In a world where people are looking for a better and cleaner alternative to coal as our source of energy, engineers and scientists have engaged in different researches to find a new source of power that would be good for us and for the environment as well. Knowing that the world’s surface is made up of 70% water, they found a way to use ocean waves as a new source of clean energy. Who would have thought that using wave turbines can lead “exceptional results” in generating power?
Aquamarine Power, a Scottish wave power company, spent months testing its Oyster 800 wave machine in Orkney. This is the largest working hydroelectric machine that uses wave energy to produce power in the world. It works by pumping high-pressure water into its hydroelectric turbine, which then powers the electric grid that is used around its neighborhood for electric consumption. This device can be used even at shallow depths and it’s easy to maintain. The company expects that it can power 9,000 houses using 20 of its Oysters.
Wow! Twenty of these turbines generating power for 9000 homes can definitely replace the coal industry in the near future.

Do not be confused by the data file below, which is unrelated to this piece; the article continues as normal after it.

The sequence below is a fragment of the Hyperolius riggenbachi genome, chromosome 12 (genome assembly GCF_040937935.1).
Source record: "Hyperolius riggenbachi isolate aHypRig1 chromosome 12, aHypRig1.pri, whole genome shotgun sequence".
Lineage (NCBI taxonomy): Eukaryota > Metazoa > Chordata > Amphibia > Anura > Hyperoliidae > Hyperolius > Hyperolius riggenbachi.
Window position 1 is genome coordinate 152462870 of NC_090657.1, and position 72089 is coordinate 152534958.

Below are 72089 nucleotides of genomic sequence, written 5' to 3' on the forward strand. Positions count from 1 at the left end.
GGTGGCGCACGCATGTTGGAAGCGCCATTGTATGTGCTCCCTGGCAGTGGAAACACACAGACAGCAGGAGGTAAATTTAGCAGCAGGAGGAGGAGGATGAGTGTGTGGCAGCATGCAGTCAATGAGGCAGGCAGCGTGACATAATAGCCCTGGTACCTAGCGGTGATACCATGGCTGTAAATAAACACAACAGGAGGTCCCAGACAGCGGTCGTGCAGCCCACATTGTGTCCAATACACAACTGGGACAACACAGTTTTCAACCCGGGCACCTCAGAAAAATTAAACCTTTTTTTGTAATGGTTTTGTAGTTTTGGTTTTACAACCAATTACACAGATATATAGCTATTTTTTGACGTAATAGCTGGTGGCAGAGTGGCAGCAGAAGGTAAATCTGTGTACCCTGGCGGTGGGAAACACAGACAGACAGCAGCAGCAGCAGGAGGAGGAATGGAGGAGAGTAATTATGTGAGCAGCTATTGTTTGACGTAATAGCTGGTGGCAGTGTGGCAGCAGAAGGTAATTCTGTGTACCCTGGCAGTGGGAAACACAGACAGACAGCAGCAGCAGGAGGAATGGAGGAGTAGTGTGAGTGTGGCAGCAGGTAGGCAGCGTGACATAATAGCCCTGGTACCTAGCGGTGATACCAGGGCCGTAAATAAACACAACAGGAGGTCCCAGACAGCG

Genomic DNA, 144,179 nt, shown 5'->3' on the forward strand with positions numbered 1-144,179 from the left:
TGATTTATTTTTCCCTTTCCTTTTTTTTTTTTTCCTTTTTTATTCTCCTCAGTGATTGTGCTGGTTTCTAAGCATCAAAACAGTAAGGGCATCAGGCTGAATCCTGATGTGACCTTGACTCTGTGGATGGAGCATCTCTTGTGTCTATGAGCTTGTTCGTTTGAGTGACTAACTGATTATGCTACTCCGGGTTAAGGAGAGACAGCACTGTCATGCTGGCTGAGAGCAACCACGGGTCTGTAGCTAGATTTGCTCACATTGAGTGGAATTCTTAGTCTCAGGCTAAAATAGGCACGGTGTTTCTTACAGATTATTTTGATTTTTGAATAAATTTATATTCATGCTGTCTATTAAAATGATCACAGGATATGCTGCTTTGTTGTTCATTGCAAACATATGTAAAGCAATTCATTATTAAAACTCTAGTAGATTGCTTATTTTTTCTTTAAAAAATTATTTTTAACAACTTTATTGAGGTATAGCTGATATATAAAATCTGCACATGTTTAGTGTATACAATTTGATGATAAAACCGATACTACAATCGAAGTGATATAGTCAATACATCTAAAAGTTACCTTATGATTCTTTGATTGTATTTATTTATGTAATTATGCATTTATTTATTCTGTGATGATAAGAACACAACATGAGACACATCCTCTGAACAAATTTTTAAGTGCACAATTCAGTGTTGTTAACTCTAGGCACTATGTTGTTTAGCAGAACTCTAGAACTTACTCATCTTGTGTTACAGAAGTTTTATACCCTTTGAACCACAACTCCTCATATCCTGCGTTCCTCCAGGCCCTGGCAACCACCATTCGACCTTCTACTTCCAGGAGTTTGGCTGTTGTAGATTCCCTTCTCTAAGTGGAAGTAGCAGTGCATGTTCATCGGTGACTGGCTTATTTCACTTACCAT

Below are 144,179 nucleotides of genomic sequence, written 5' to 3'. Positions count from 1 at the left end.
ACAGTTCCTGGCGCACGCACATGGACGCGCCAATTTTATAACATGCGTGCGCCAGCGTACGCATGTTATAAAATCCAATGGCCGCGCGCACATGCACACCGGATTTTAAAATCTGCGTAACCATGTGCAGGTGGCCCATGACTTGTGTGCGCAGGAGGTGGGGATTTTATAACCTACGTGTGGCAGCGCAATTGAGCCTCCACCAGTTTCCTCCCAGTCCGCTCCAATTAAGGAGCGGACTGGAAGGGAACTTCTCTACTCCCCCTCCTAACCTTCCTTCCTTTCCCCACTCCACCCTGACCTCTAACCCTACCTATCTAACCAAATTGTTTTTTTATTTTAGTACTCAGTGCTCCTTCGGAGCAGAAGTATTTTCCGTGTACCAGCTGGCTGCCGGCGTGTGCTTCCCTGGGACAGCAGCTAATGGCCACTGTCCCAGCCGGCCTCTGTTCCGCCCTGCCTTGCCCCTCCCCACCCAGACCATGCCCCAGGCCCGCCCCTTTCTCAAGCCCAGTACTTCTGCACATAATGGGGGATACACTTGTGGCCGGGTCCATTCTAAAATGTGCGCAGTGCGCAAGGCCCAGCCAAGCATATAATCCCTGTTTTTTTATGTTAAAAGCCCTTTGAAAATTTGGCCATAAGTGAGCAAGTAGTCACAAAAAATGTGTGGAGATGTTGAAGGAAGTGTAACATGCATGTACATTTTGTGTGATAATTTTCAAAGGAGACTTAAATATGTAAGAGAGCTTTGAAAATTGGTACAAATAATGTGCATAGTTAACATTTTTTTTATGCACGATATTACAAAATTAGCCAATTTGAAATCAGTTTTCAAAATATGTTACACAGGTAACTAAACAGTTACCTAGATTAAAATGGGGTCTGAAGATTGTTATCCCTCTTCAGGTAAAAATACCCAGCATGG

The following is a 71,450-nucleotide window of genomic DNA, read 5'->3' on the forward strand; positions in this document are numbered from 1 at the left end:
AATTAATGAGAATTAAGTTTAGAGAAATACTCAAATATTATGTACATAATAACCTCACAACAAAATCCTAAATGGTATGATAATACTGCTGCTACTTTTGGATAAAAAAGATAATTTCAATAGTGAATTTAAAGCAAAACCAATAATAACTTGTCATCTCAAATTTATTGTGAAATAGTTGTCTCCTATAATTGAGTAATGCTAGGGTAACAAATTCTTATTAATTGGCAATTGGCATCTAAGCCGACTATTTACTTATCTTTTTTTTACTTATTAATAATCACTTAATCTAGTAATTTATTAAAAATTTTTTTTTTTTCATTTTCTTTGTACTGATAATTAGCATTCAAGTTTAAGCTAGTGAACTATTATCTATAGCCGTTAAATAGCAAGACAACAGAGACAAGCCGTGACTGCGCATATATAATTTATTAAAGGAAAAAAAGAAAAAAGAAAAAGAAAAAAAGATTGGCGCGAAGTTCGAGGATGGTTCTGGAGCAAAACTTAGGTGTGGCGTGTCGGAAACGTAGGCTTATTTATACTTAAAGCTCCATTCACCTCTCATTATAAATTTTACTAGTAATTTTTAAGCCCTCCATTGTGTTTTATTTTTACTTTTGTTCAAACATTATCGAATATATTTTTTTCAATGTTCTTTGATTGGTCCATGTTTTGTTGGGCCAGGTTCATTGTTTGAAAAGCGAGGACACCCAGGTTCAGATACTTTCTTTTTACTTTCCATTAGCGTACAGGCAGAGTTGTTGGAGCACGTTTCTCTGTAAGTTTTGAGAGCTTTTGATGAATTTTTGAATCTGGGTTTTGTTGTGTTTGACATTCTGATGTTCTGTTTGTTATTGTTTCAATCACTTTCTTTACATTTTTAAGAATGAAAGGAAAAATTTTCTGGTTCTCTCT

The company is currently finding ways to refine and improve its wave turbine’s design. It is also using its research and development team to upgrade its technologies for its intellectual property portfolio.
Aside from producing clean energy, the Oyster is designed to rely on water for hydraulics only. This means it won’t disturb marine life. The device runs silently so you don’t have to worry about any annoying sounds near the shore. This turbine is still in its early stages of development so it is still limited to one location. However, the company aims to establish the Oyster in other countries such as Spain, Portugal, Ireland, South Africa, Australia, US, Chile and UK.
If each wave turbine can save about 500 tons of carbon dioxide every year, we’re hoping this technology will be used in a lot of countries in the near future. This could definitely help in solving our problems in today’s climate change.
Source: Five Square Imagery